How wood recycling in Italy has reduced emissions and increased the GDP

How wood recycling in Italy has reduced emissions and increased the GDP

wood recycling
Written by Angela

When we think of recycling, we tend to picture it as a private habit or a commitment we should all make to do our part for the environment. We rarely think of recycling as an industry. And yet it is, or rather, recycling spans across several industries and it can help the economy as much as it helps the planet. It is not only about saving resources, it is also about generating income, creating jobs, and expanding wealth. Therefore, when we hear that a Country is virtuous about recycling we should not assume this to refer exclusively to the people’s average attitude to waste management at home, but also consider the recycling industry as a whole. Italy’s case is emblematic in this sense: while not a pioneer in home-recycling laws and practices, Italy is a European leader in industrial wood recycling, which saves millions of tons of CO2 emissions from being released into the atmosphere and generates billions in economic impact on the nation’s GDP.

Wood recycling in Italy: everybody wins

Wood scarcity is a pressing issue in Europe. In Germany, raw materials are running so low that the whole construction industry is facing a steep rise in prices. Wood recycling is the perfect answer to this, as it has been proven by the outstanding results achieved by Rilegno, a wood recycling consortium that collected and recycled almost 2 million tons of wood in Italy last year, saving just as much CO2, generating an economic impact of almost 2 billion Euros and creating over 10.000 jobs. This is a rare case in which the concept of a circular economy is successfully applied on a large scale, benefitting the economy and the environment at the same time.

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From packaging to furniture

Wood’s lifecycle has different stages, depending on the original use for which it is sourced. Wood from industrial packaging materials and pallets, for instance, is particularly easy to recycle for use in the production of new furniture. Rilegno sourced this from construction and shipping companies, but it also worked with thousands of Italian cities to acquire old and broken wooden furniture, fruit and wine crates, and other types of wooden waste from municipal garbage collection enterprises. This allows Italian municipalities to dispense with the cost of repurposing wood, turning waste into revenue, and making the lifecycle of wood as a raw material virtually endless. This process is enacted by hundreds of private collection platforms in almost 5000 Italian cities, with 15 recycling plants.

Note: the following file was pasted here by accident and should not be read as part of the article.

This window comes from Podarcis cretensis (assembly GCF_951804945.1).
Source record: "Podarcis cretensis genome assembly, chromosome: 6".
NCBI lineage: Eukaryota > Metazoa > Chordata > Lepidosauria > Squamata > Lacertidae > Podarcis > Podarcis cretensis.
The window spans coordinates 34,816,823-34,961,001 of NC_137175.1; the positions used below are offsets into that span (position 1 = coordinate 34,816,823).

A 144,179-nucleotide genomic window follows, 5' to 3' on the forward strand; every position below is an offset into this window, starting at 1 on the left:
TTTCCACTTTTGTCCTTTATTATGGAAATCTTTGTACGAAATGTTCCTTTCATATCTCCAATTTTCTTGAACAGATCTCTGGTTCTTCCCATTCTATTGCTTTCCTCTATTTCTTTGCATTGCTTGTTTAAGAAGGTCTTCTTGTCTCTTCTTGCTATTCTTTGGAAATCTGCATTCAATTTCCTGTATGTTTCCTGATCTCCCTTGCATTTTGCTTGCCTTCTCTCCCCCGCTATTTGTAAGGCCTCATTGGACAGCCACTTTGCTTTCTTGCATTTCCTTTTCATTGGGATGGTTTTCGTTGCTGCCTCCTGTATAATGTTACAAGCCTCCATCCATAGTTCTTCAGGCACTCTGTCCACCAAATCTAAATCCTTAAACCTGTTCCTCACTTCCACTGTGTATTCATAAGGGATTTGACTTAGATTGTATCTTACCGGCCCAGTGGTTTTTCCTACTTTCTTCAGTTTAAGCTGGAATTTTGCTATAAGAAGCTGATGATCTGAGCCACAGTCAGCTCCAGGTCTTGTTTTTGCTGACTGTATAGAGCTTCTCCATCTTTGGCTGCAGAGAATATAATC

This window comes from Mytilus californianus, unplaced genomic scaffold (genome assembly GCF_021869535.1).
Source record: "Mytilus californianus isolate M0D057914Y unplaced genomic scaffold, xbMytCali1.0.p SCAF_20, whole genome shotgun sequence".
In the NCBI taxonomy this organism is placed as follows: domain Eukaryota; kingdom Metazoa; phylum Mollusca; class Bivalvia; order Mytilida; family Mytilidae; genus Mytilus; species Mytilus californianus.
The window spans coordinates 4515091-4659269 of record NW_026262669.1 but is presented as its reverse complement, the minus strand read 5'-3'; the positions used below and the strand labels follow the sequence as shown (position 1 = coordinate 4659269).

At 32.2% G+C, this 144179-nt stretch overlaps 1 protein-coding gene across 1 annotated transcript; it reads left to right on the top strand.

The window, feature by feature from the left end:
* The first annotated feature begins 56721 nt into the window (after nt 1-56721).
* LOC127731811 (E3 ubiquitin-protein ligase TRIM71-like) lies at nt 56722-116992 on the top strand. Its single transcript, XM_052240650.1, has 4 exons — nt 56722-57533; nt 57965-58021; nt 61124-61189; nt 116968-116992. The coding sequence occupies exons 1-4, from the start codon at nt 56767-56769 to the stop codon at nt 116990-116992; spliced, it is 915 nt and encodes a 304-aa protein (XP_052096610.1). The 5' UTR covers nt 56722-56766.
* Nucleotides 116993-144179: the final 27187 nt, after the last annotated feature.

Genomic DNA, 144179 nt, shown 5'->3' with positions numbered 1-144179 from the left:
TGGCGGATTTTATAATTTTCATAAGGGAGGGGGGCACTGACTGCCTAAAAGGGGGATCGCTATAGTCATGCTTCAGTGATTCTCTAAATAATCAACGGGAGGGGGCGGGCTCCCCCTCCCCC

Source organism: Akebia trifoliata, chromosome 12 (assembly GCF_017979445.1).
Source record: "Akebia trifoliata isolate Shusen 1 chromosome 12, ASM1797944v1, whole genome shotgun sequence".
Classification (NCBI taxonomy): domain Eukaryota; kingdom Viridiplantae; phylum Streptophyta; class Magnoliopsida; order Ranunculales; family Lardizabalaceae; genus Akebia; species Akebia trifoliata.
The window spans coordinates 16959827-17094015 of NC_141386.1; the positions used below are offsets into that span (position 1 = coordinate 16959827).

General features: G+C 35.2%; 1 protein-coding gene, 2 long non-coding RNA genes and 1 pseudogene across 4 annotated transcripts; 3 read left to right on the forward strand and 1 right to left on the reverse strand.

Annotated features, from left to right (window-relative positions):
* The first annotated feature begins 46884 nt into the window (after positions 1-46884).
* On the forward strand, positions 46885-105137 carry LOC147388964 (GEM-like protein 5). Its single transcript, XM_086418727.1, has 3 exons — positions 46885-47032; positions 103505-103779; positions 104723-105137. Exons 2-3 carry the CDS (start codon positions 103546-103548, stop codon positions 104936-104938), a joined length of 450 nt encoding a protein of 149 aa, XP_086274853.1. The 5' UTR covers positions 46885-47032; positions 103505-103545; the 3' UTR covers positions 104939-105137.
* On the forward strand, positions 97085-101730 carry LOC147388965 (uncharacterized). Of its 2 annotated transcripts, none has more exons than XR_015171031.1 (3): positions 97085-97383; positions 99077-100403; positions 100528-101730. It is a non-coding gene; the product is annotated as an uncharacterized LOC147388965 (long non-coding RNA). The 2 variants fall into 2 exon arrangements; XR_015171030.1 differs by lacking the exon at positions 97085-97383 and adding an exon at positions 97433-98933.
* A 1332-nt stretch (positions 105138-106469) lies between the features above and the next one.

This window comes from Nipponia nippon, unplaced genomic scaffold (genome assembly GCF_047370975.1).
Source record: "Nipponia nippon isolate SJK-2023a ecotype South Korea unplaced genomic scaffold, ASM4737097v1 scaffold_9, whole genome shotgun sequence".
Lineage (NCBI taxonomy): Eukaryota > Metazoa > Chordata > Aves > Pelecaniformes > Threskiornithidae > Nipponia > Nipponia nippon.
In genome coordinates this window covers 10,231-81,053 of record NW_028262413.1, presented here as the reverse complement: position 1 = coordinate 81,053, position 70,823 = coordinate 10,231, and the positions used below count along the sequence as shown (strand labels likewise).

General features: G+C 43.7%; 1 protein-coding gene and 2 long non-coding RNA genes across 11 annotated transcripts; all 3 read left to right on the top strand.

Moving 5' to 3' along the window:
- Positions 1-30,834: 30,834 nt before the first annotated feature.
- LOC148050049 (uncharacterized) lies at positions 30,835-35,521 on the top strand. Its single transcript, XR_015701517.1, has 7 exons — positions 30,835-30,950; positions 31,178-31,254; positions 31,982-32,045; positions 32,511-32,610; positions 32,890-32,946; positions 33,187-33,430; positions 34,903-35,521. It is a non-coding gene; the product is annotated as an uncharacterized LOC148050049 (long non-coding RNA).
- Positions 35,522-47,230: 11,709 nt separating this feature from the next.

The three stages of wood recycling

The specific nature of wood as a fiber-based material makes it easy to crush, shred, reduce its volume, and make it easier to reshape and repurpose. This is the first stage of wood recycling and it takes place in the collection platforms right after the wood is collected. The raw material that comes out of this process can then be shipped to the recycling plants in order to be processed. The third stage of wood recycling is the one we get to see and use daily. Most of it gets turned into chipboard, which is widely used by the furniture industry, but recycled wood can also be turned into pulp for paper mills, compost, or pallet blocks.

The perfect form of recycling

Wood is extremely easy to recycle and this industry has reached a level of proficiency that allows it to repurpose virtually any kind of wood, minimising waste and environmental impact and maximising the raw materials’ yield and, ultimately, the whole industry’s ROI. This is a textbook example of sustainability working efficiently and positively impacting the economy and the job market at every stage. Of course, this did not happen overnight: it took in-depth research, the designing of new machinery, and the ongoing refining of techniques, in order to diversify and increase the final yield and allow the lifecycle of recycled wood to extend as long as possible.

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Informazioni sull'autore


Publisher and co-founder of the communication agency Fiore & Conti Gbr. She lives and works in Berlin.

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